Nevertheless, if there is such a shift towards greater concern about poverty in the UK then that certainly has a great deal to do with Blair and Brown. You have to go a long way back in British politics to find a Prime Minister and a Chancellor who have so long and so often put domestic and global poverty on the agenda. And whilst Britain has been slow to actually meet the overseas aid target we set ourselves, at least progress is being made, and at least it is clear that the current Labour Party is determined to get there.
This long-term governmental commitment does not however obviate the essentially impulsive nature of charitable giving in the UK. In reality, we are probably giving less as a percentage of GDP than in the past, and we are probably giving in a less systematic way. Instead of taking out a standing order for save the Children we wait for Pudsey Bear to appear on the TV and allow ourselves to be cajoled into giving.
This kind of media exposure may and often is a good way to generate new donors but it makes it hard to sustain projects and charities over the medium and long-term. The same applies in the Christian sector where anecdotal information suggests that the amount of giving that organisations can be sure of in any given quarter is going down. And that's bad for projects, and bad for staff morale. And it can mean that more time, more creative energy and more money has to be put into generating funds rather than helping those who need it.
Essentially, the Christian view of generosity is not about 'oughts' and 'musts', it is not about Pharisaic calculations about whether we should tithe our pre-tax income or our post-tax income, it is about reflecting the character of God and engaging in his purposes. What's God like? God is generous. God is lavish. God doesn't hold back anything - even his Son.
And that is why Paul says that God loves a cheerful giver. A cheerful giver is someone whose heart has been changed, whose heart has become the way God wants our hearts to be. You can write a big cheque, or indeed a small cheque, and not rejoice in the opportunity to give. But the one whose heart has been changed loves to give. It's in their nature. As it is in His. We are wired to give and that's why it feels so good. We are created in the image of a giving God and when we give we find our true selves.
When Jesus decides to go and stay in the house of Zachaeus the tax collector, Zachaeus is transformed. (Luke 19: 1-10) He not only says: "If have cheated anybody out of anything, I will pay back four times the amount," he also announces, "Look Lord! Here and now I give half of my possessions to the poor…"
The first statement reveals two things:
Zachaeus was essentially an honest tax collector otherwise such a promise would have spelt financial ruin, particularly since he was one of the chief tax collectors in a largish community like Jericho.
Zachaeus has an almost aggressive desire to be right before God and right with his neighbour.
The second statement reveals a king-like generosity. Doesn't King Artaxerxes say to Esther, "What is your request? Even up to half my kingdom, it will be given you." (Esther 5:3) Does not Herod say to Herodias' daughter? "Whatever you ask I will give you, up to half my kingdom." (Mark 6:23)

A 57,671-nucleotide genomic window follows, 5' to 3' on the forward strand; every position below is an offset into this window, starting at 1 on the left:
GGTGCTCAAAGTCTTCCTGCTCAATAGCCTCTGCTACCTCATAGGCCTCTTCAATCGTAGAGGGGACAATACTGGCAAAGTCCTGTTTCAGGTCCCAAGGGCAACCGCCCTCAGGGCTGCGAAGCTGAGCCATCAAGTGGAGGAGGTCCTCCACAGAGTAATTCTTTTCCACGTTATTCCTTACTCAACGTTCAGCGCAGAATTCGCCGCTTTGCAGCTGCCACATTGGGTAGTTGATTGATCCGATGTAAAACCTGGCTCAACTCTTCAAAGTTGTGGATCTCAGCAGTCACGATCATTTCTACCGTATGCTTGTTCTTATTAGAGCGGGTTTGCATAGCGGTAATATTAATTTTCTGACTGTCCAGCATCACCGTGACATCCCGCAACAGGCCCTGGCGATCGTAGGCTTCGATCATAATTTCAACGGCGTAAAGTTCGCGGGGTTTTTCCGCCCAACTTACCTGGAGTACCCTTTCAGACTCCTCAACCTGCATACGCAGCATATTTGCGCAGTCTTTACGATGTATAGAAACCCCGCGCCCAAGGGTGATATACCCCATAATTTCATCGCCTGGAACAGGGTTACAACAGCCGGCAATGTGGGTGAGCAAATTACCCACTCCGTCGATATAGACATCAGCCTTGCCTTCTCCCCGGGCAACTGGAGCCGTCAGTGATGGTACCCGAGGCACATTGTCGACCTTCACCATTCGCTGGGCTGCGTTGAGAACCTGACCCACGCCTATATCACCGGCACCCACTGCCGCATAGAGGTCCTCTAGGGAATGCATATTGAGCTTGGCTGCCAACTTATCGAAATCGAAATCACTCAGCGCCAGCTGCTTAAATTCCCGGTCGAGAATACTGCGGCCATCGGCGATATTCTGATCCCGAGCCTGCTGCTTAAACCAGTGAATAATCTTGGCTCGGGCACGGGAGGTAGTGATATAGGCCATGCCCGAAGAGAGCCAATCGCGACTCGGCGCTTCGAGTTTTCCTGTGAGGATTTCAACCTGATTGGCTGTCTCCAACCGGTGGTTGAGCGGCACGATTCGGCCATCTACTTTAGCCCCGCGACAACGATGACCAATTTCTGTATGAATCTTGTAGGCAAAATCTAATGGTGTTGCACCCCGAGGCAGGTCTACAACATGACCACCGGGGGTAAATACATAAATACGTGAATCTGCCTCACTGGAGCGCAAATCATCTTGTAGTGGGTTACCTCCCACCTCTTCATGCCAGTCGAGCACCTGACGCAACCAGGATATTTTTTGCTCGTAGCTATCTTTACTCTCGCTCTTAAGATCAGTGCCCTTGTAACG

For both King Herod and King Xerxes 'up to half my kingdom' was simply a hyperbolic turn of phrase but when you meet the King of Kings hyperbole becomes reality. When we encounter the king of kings we become like true royalty. And there's no doubt about Zachaeus' sincerity. Jesus affirms it in the most startling terms: "Today salvation has come to this house because this man, too, is a son of Abraham."
Zachaeus, the excluded one is included. The marginalised find themselves sitting with the King of the Universe. In sum, the encounter with Christ, the understanding of Christ's heart and Christ's purposes leads to spontaneous generosity. Zachaeus understands what God is concerned about and he expresses what God is like.
That is why Paul says that God loves a cheerful giver. You can write a big cheque or indeed a small cheque and not rejoice in the opportunity to give, but the one whose heart has been changed loves to give. It's in their nature. As it is in God's nature. We are wired to give and that's why it feels so good. We are created in the image of a giving God and when we give we find our true selves.
When Jesus says that today salvation has come to this house, he is saying that Zachaeus has been restored to right relationship with God and with the true Israel. He is saying that one of the manifestations of that is the way he reflects God's character in his generosity. He has been liberated to become who God intended him to become.
That's why giving makes us feel good. It's what we're created to do.
Just as the great Scottish runner Eric Liddell can say in Chariots of Fire:
"When I run, I feel God's pleasure." So too with the cheerful giver - for God loves the cheerful giver.
And this is why it is a tragedy that people in the UK get so little teaching on money - because it prevents them from experiencing God's joy in this area. It withholds a blessing from them. And it prevents them from the experiencing the joy of being a blessing. And this dearth of understanding can have a terrible impact on the Christian entrepreneurial imagination. It leads to a defensive, fearful, scarcity mentality in terms of vision and imagination. "Oh, there's no money around so there's no point in daring to think of some great project that God might want done." How easy to forget that God owns the cattle on a thousand hills.
Ultimately, the issue for Christians is not whether we give spontaneously or in a planned way but that we live generous lives in line with God's purposes and His agenda. Nevertheless, the generous life is likely to be one in which we plan to give, give in line with our plans, and, when disasters strike, respond to need with a cheerful, compassionate heart.